Mangon opens the dark red backpack with its strange metallic sheen of which he is quite fond. It is filled with Krylon cans in various shades of the tricolours of Old Glory: Ford Blue, the light Blue Glowz, Red Devil, Firelane Red and a few cans of Chalk White. The few stores which have spray cans on sale were on strict orders from the Mayor in his ongoing battle against graffiti artists to refuse to sell them to teenagers or anyone who looked like he might vandalise the city. Mangon had no other option than to nick them which he did meticulously during the lasts preparing for tonight’s big piece.

Despite it being a warm summer night, he pulls out his black hoodie which is tainted with traces of nocturnal past activities and helps him to conceal his identity from the eyes of the ever growing army of CCTV cameras. Mayor Tom Murphy has positioned the cameras all over his city to catch the hooligans who desecrate the walls of buildings, to bring them to justice in a court that sentences the victims to either jail or endless hours of humiliating community service based on its “No mercy for vandals” policy.

Mangon’s mother is a member of the city’s beautification committee, hoping to climb step by step up Pittsburgh’s steep society ladder and his father is an obedient office worker, who preached to Mangon about obeying all laws and following orders without questioning them, he could not risk being identified and caught, especially not now, when he was about to commit an act of utter defiance and rebellion against his hometown whose conservatism and hypocrisy he despised.

He is wearing some of his favourite shoes, battled and worn out red Rebook Answer IV sneakers with a zip. Mangon thought the zip was an incredibly cool design. Black super-low stretch Levis jeans and a red baseball cap complete his outfit. In the Attic Mangon found an old weight belt which his father had used many years ago, when he still worked out at the gym, maybe to impress his still young wife with a well-trained body. Now a big hairy beer belly and man boobs have replaced a former lean fit body, an outward expression of his father’s continued degeneration and progressing depression. He simply has given up the fight for anything in life, waiting on the arrival of the first day of his retirement which he foolishly declared as the beginning of real freedom, which he probably will spend sitting in front of his TV, his obese body filled with chips, popcorn and beer.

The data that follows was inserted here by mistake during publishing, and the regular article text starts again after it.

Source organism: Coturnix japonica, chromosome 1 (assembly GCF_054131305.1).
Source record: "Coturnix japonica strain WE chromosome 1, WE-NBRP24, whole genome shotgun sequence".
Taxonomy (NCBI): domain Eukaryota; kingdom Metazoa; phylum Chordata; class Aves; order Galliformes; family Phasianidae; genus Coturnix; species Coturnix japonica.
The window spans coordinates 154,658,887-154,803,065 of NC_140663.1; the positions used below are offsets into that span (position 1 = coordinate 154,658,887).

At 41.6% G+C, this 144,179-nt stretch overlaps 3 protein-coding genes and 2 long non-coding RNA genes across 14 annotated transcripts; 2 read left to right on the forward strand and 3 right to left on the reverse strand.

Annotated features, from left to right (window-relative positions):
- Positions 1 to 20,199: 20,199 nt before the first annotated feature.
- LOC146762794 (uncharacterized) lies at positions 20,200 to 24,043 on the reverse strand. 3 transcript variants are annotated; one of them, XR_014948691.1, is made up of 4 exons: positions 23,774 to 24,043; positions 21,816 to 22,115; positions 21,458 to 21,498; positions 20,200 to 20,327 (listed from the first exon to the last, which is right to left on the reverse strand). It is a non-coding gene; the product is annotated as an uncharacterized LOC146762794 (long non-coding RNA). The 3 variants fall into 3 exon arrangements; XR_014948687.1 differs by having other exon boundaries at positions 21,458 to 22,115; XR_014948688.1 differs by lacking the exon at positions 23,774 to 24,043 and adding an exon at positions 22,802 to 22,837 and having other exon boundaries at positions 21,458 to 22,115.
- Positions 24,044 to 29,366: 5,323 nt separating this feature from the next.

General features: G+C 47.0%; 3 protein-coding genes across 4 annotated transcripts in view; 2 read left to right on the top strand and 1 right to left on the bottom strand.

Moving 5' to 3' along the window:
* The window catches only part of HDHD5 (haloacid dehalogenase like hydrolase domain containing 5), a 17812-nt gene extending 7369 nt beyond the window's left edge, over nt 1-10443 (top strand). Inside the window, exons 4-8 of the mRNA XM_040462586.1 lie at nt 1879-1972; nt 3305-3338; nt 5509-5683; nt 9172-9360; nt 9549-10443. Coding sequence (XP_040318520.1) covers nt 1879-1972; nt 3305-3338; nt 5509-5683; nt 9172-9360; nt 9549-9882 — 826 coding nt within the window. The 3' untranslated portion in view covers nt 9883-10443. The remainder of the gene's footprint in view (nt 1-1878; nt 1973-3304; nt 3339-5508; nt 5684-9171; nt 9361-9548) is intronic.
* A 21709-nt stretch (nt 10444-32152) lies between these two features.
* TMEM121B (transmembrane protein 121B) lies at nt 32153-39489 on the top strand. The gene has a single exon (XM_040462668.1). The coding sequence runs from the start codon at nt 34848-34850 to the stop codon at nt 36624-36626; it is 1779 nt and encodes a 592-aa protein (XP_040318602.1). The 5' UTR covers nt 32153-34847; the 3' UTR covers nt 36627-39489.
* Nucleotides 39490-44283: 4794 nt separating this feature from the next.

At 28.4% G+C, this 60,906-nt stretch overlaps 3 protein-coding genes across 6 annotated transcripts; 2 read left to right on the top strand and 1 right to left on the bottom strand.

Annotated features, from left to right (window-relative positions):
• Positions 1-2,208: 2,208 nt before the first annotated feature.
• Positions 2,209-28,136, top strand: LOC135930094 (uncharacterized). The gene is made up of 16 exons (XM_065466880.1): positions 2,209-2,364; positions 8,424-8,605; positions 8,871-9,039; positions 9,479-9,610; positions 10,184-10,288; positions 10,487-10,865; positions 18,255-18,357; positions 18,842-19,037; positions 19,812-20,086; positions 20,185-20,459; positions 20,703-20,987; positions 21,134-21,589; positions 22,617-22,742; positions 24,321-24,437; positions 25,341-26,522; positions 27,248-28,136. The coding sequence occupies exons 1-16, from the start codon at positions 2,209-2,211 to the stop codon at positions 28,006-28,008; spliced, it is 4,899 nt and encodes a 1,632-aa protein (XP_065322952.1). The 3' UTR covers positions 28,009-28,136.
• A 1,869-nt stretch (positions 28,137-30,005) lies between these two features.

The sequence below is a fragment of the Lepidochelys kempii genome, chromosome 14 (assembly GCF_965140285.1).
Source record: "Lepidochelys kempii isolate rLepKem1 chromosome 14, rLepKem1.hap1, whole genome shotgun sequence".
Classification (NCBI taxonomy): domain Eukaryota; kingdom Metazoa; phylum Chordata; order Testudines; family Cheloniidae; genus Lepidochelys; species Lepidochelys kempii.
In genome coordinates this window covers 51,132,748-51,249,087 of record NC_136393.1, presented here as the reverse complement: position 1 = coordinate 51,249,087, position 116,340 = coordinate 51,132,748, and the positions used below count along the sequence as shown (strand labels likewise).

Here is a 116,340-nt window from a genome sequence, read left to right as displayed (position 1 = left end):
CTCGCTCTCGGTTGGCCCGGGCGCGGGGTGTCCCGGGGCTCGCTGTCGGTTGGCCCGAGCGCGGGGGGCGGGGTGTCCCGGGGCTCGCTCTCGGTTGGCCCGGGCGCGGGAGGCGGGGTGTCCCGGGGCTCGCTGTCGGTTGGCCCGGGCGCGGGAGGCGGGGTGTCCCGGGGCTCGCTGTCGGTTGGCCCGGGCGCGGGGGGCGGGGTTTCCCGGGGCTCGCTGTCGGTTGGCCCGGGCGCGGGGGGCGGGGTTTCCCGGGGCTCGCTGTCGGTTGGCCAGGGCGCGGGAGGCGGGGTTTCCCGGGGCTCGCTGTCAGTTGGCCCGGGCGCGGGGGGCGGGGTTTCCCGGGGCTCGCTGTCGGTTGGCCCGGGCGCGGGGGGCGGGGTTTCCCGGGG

The weight belt, transformed with a bit of rope and lots of gaffer tape into a makeshift harness, will suspend him in the air while dangling from the Hot Metal Bridge, trying to spray his big piece on the centre pillar which rises up in the middle of the stream. Mangon hopes this act will bring him fame and full acceptance into the NakedLunch Crew. It is a risky plan as he could be easily spotted by anyone on a late night stroll with their dogs along the Three Rivers Heritage trail, but if he succeeds, his first big piece will be dope and without doubt the local TV station would be keen to report about the latest act of vandalism on one of the city’s most cherished heritage monuments. For the town rulers it symbolises the riches and rise in power of those who have come before them, who have shaped and manipulated Pittsburgh according to their views and needs, while at the same time obliterating any notion of the thousands of hard working steel workers and their backbreaking work as slaves of the industrial age.